The Roberto Clemente Award had, since 1971, only been given to Major League baseball players. After the terrorist attacks in New York City, Major League Baseball made the following press release:
MLB Press Release
In a unique gesture, a second 2001 Roberto Clemente Award presented by John Hancock was given to the citizens of New York City for their humanitarian efforts following the disaster of September 11.
The announcement was made prior to the second game of the 2001 World Series in Phoenix, Arizona, and in conjunction with the Roberto Clemente Award given to Curt Schilling of the Arizona Diamondbacks in an earlier presentation.
On hand to accept the award on behalf of New York Mayor Rudolph Giuliani were Bobby Valentine, Manager of the New York Mets, and Joe Torre, Manager of the New York Yankees. A message from Mayor Giuliani, who could not be in attendance, was shown on the scoreboard.
"The Roberto Clemente Award recognizes those individuals who truly understand the value of helping others," said Baseball Commissioner Allan H. (Bud) Selig. "The example set by the citizens of New York City during this crisis has given us all a great deal of strength. We are proud to present this award to those citizens who, like Roberto Clemente, are committed to helping those in need."
In the weeks and now months following the disaster, firemen, policemen, EMS workers and everyday citizens joined together to help in any way they could. Whether it was through rescue efforts, volunteering, donating blood or money, or just being there for one another, New Yorkers united showing strength, resiliency and most importantly compassion for their fellow man.
The Roberto Clemente Award, presented by John Hancock, is given annually to the player who best exemplifies the game of baseball, sportsmanship, community involvement and the individual's contribution to his team.
Source: Major League Baseball (Press Release Feed).
Roberto Clemente was the second (Jackie Robinson was the first) Major League baseball player to EVER appear on an official U.S. Postage stamp. Tributes and honors such as these are well deserved and often take many different forms, as is the case with this poem:
You patrolled your expansive terrain,
With the range and prowess of the Peregrine falcon.
Fielding the ball at the base of the outfield fence,
You hurled the Rawlings diamond towards home plate,
As David had slung his stone towards the Philistine,
With the force of the cannon shot.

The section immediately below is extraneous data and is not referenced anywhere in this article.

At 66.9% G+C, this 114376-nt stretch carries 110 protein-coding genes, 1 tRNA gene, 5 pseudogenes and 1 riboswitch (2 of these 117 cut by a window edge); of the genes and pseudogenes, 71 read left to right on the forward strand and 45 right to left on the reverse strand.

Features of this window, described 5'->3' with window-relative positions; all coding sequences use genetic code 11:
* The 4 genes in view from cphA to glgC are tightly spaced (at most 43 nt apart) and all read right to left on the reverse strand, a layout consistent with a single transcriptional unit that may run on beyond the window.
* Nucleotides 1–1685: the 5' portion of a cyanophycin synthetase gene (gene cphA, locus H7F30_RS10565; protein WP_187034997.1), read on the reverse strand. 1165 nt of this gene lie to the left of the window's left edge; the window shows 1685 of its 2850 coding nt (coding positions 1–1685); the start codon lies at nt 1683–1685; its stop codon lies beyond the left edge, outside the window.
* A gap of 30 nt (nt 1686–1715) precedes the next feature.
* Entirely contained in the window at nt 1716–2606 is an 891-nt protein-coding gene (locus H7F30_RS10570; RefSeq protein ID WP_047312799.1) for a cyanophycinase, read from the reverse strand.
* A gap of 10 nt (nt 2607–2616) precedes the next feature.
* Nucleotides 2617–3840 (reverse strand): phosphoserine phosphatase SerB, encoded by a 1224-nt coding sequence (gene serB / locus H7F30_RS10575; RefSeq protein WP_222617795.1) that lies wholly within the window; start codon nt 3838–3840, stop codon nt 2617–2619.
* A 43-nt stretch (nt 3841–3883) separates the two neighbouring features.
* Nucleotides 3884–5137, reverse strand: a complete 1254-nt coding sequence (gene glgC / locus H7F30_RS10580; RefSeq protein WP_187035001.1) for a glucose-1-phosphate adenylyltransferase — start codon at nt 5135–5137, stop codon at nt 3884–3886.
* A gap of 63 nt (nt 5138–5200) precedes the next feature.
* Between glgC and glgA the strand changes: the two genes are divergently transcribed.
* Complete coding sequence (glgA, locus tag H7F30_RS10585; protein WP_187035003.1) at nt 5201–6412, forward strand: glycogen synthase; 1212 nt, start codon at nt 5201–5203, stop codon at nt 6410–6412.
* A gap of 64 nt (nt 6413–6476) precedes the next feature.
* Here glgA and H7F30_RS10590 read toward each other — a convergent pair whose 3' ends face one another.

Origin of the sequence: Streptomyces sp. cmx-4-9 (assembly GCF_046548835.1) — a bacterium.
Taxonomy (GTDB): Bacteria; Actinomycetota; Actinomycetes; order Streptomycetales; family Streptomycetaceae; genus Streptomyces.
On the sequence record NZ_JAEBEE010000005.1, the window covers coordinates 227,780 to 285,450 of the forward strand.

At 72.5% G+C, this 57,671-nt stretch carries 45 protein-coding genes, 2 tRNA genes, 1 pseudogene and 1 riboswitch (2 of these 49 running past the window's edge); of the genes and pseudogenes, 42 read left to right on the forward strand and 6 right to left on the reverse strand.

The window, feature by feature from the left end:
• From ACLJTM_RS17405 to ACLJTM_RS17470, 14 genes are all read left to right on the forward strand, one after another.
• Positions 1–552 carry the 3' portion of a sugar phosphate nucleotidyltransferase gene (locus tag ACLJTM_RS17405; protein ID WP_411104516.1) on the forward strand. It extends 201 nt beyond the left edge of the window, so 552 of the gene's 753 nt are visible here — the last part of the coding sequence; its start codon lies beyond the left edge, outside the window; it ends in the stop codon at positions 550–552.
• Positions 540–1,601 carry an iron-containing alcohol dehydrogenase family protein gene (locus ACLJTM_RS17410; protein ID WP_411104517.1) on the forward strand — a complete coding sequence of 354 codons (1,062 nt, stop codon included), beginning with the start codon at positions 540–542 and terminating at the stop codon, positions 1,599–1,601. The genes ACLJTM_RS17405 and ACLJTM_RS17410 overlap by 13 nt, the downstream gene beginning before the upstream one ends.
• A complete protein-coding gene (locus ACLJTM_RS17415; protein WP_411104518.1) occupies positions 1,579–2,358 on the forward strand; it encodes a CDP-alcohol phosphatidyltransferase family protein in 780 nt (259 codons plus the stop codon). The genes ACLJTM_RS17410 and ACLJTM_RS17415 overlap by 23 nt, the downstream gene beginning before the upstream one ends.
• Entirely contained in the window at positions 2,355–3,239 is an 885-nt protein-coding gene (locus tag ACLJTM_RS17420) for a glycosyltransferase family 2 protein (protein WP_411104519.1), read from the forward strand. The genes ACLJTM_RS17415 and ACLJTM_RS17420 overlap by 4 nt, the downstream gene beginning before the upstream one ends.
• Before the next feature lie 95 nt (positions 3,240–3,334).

On the fly, and with a leathery thud, the horsehide cradled in the web of the catcher's mitt,
A split second prior;
You wielded your sword of lumber,
With the ferocity of the Crusader.
A frozen rope towards the power alley,
One more step toward 3000, and immortality.
You stood majestically atop second base,
As the bald eagle stands above its captured quarry.
Stretching the double to a triple, we witnessed your
effortless emotion, rhythmic perfection of sheer will.
In a cloud of dust from the thrust of your silvery spikes,
You sacrificed your being, as a loyal warrior honors his king, sliding safely beneath blue's acclamation.
You cradled third base with both arms, as
In admiration of the spoil of the vanquished.
A symphony, of grace, athleticism, stamina and sacrifice.
The familiar number 21,
Your uniform of the black and gold.
Stained by pine tar and the blades of St. Augustine,
Acquired from the grass fields of Fenway, Chavez Ravine,
Wrigley, and the House of Ruth.
Your aged body,
Shrouded in dirt and chalk,
Scarred by weather, turf and time,
As if the worn armor of a Grail Knight.
As "El Primer Latino",
You passed through the gates of Baseball's Hall.
With the courage of Martin Luther King, Jr.,
You destroyed barriers of color.
You weathered the curse of celebrity and prejudice,
When doubters queried your strength of heart.
Fatefully, as the earth's plates shifted,
So, did your sands of time.
The Lord called upon your courage and strength of soul,
You answered His call for righteous endeavor,
With an absence of fear.
On the wings of Pegasus,
Your valiant effort to ease the travail of others.
As you fell from the sky,
Our wounded souls mourned.
You returned to the depths of life's beginnings,
A life extinguished prematurely,
As the fleeting life of a shooting star.
We acquired understanding…
For your love of home,
As your brother's keeper.
We cannot question your countenance,
Or Your love of the game.
And smiled as you passed through the pearly gates of Heaven's Hall.
Your moments of greatness,
On the hallowed fields of dreams,
Are mere shadows to your everlasting truth,
Not as a ballplayer….
But as a human being.
We are humbled, proud, and blessed,
By your strength of culture, your Grace,
Your richness of Faith.
We pray future generations,
Are witnesses to your magnificence,
Your strength of character,
Your standard of excellence,
Source: Guillermo Calderon, Jr. © 2005.
Did you know that the twelve-foot statue at the entrance of Roberto Clemente Stadium, home of the 2003 Caribbean World Series, is of Roberto Clemente at-bat and a boy reaching up for him. It is inscribed with these simple, but perfect words: "Example and Glory of Puerto Rico".